Ricardo Pepi is the most recent, and he's notably the other striker in this U.S. squad. Daryl Dike would have been in the mix if not for injury issues. Before his move to Werder Bremen, hopes were sky high for Josh Sargent, although he's turned into a solid player after years of frustration in Germany and England. Jesus Ferreira has done well in MLS, but hasn't quite taken off on the international stage, while Haji Wright and Jordan Pefok have gotten looks as well.

    While the likes of Pulisic, McKennie, Weah, Adams and Dest were locking up their spots, none of the above strikers were able to solidify their place in the team. None have scored consistently for club or country and none have really made a case to be the guy of the future.

    Which brings us to the here and now, which brings us to Balogun...

  3. A new hope
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    A new hope

    USMNT followers had kept one eye on Balogun for some time, but everything went into overdrive when it became clear how good he was while on loan with Reims.

    As the goals kept pouring in, the hype built and built. Never had an American-eligible striker scored at a level quite like that. This, after all this time, could be the guy.

    The social media onslaught soon followed, and that only intensified after Balogun himself was photographed in Orlando at the same time as USMNT camp. The weeks after saw a full-on recruiting pitch, with everything Balogun did overloaded with flag and eagle emojis as USMNT fans tried to win him over.

    They did in the end. The U.S. got their guy and now, once again, imaginations are running wild. Fans are already dreaming up scenarios involving Balogun being the guy for the next decade. Just 21 years old, the sky is seemingly the limit for the young striker.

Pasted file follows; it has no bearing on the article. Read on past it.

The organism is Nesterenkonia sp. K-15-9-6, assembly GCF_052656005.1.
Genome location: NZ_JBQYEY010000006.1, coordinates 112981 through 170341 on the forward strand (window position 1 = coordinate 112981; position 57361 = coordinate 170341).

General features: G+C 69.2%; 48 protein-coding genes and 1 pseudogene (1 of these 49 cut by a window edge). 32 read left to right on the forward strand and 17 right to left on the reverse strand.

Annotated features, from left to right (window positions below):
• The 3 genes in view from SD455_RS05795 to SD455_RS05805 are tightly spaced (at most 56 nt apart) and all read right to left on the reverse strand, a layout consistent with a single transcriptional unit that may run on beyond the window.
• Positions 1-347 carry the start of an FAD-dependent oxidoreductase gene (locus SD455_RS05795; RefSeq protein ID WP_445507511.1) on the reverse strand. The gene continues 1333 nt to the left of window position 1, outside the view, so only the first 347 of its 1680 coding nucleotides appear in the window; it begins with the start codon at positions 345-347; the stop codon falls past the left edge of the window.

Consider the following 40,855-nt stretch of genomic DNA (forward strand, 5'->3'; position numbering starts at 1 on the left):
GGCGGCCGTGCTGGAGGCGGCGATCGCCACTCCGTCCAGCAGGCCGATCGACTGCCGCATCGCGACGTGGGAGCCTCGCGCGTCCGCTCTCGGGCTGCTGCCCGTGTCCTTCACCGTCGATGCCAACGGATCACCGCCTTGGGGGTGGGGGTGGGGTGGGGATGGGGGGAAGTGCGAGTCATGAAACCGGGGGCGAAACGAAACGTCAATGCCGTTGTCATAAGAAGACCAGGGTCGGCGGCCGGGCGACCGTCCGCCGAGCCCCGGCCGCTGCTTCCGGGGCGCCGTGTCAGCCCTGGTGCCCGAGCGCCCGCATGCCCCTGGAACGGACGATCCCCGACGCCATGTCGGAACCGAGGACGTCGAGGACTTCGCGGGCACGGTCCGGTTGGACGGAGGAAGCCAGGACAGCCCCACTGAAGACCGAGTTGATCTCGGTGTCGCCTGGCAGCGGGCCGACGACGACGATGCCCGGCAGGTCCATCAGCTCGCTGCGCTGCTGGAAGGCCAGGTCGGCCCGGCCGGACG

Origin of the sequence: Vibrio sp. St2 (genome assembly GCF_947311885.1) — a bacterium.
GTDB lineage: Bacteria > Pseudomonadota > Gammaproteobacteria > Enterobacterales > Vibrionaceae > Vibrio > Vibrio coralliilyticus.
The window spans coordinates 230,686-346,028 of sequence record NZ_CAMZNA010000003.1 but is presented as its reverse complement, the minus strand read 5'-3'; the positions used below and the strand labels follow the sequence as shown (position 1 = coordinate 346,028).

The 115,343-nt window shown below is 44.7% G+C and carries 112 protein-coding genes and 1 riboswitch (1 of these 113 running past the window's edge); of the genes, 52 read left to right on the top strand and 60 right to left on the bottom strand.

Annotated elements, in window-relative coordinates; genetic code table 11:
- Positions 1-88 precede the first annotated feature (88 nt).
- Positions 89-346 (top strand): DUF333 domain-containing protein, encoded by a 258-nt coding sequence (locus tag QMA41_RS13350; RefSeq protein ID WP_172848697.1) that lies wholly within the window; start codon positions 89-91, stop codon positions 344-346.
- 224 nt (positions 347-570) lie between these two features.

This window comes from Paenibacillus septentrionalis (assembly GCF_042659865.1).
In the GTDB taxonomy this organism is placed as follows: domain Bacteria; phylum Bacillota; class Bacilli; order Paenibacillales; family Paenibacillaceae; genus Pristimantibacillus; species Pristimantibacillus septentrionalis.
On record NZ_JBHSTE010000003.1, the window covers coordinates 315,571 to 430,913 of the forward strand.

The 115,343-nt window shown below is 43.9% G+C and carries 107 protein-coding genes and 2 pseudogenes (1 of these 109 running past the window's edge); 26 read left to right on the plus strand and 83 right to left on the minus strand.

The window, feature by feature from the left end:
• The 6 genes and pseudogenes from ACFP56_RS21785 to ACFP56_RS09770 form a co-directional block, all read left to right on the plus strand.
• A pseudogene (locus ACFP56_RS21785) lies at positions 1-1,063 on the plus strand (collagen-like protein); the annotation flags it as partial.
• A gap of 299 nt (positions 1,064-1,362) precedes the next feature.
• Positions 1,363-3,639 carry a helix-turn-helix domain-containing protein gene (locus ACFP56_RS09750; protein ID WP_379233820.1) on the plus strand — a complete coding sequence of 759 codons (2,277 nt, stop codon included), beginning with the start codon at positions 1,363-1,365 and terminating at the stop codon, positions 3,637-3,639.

Still, though, Balogun heads into his USMNT debut with plenty of expectations on his shoulders. Before he's even kicked a ball at the senior international level, he's being anointed as the USMNT's next big star. There's a line between being excited and being overzealous, and it's too soon to tell which side of that American soccer is in relation to Balogun, but it's safe to say that few players have faced more pressure ahead of a debut than the USMNT's next great hope up top.

  4. Outside pressure, internal calm
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    Outside pressure, internal calm

    There is obvious pressure on Balogun heading into his first game. Partly because of the excitement of his impending debut, and partly because that debut will come in a semifinal against Mexico. It's a big game for everyone, but an even bigger one for Balogun, who is eager to make a good first impression.

    "It's a fantastic opportunity, not just for me, but for the team," Balogun said on Friday. "Mexico and the U.S. is the big rivalry and I'm looking forward to it. There's no better way to introduce myself than playing against a big opposition when it matters."

    USMNT interim boss BJ Callaghan wouldn't confirm or deny that Balogun is starting, and Balogun himself says that he isn't expecting to be handed anything despite outside opinions.

    "It's still very early," Balogun said. "I'm still getting to know my teammates, on the pitch and off the pitch. Of course, this is not something that will come overnight, so it's an element of patience that we all need to have in order to get the right relationships but we're definitely working towards that."

    It's the right mindset to have, of course. Balogun is in this for the long haul, and his legacy, good or bad, won't be written in one night. It's a big game, for sure, and you never forget your debut, but Balogun was brought in for more than just a game against Mexico. Remembering that fact will make Thursday night just a bit easier.